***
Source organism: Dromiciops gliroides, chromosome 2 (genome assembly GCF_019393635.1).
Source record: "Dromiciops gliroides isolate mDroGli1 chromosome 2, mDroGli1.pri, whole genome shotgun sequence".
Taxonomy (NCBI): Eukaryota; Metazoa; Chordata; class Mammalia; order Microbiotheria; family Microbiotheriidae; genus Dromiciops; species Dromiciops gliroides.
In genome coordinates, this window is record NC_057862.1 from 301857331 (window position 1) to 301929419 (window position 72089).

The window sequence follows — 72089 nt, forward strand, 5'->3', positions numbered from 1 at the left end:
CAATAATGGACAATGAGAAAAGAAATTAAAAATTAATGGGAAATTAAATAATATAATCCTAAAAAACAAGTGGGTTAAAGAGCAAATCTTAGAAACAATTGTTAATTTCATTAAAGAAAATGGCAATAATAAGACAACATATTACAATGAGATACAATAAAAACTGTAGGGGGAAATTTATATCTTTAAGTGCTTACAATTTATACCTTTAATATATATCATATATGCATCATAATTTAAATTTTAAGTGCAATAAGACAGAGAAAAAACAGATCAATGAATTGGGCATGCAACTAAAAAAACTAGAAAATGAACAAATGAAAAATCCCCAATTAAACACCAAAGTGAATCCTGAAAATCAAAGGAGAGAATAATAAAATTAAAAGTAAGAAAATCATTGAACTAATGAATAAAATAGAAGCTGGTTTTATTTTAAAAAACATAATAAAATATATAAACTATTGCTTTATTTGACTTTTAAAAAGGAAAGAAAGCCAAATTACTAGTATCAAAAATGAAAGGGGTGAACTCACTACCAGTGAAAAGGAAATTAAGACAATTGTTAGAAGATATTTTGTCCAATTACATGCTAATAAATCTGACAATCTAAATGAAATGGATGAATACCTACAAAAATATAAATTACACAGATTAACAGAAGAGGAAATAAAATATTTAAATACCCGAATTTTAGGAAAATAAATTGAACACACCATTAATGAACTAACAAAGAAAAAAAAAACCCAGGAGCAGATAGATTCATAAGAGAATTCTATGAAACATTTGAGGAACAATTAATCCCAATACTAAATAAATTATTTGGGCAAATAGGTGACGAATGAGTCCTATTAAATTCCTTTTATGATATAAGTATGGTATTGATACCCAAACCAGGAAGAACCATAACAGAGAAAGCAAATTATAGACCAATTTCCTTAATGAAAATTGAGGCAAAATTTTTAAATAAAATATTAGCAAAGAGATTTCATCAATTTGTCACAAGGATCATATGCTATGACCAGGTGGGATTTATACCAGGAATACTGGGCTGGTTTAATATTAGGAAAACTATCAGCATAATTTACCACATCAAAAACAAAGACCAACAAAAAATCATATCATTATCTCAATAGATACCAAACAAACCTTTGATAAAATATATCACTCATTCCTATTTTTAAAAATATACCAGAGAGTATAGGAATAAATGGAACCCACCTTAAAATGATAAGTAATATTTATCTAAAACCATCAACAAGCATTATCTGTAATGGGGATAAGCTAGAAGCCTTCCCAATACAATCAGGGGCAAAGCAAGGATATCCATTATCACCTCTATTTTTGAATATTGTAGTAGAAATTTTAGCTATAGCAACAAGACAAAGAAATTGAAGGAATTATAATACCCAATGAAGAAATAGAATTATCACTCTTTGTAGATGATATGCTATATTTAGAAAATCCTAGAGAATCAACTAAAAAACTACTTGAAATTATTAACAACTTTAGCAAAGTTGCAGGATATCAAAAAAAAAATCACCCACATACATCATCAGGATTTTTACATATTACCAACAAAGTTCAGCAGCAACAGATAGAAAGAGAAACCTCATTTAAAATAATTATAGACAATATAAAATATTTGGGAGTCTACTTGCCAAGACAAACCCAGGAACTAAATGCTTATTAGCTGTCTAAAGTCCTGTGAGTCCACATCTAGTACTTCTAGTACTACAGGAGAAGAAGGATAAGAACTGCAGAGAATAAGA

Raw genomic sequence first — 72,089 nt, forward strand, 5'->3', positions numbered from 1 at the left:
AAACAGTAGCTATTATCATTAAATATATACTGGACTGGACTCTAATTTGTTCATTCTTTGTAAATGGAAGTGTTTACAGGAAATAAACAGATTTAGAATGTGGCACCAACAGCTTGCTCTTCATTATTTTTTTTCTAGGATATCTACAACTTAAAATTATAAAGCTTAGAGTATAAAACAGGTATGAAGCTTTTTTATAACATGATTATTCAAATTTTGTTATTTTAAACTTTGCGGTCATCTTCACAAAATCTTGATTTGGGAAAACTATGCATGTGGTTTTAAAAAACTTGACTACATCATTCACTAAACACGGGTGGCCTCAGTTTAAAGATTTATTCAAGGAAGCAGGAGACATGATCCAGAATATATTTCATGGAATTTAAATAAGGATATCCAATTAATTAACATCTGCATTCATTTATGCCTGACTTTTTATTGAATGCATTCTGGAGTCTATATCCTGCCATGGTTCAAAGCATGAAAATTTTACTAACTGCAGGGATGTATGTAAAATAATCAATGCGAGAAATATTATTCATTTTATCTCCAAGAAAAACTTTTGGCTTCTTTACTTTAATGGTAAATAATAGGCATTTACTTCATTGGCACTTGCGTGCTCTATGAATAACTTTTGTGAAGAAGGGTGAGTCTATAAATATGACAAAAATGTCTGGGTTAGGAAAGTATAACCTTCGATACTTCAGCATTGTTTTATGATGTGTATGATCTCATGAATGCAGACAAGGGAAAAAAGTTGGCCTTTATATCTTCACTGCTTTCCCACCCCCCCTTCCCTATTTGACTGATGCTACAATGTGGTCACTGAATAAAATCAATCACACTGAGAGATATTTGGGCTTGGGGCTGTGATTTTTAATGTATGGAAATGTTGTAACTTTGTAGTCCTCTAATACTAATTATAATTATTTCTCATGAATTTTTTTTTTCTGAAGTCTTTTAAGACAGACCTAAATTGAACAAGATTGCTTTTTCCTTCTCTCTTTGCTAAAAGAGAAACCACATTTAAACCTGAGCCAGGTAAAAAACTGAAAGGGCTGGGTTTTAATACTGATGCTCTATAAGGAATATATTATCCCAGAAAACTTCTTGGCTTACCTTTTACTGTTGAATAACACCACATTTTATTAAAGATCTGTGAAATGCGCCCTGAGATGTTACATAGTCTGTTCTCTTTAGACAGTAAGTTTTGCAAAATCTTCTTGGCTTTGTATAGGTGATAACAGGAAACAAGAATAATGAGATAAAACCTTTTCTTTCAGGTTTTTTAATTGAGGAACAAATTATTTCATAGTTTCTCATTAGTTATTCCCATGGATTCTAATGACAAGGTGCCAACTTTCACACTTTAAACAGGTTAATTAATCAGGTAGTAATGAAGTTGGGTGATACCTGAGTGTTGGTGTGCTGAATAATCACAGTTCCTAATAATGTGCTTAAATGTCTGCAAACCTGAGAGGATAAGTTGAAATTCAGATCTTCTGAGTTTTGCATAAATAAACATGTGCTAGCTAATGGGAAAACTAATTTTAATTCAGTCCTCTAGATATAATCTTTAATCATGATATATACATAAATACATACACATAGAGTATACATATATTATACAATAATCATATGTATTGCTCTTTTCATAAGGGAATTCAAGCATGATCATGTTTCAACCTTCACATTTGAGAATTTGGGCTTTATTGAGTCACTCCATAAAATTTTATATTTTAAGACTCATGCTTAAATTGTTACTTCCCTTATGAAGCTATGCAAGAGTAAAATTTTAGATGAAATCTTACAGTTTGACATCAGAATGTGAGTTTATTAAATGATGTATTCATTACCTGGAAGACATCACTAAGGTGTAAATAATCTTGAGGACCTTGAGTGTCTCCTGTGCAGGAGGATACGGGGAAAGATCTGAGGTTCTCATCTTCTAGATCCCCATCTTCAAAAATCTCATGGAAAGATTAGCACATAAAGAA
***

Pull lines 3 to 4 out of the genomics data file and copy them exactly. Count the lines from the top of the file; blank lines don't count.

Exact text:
Taxonomy (NCBI): Eukaryota; Metazoa; Chordata; class Mammalia; order Microbiotheria; family Microbiotheriidae; genus Dromiciops; species Dromiciops gliroides.
In genome coordinates, this window is record NC_057862.1 from 301857331 (window position 1) to 301929419 (window position 72089).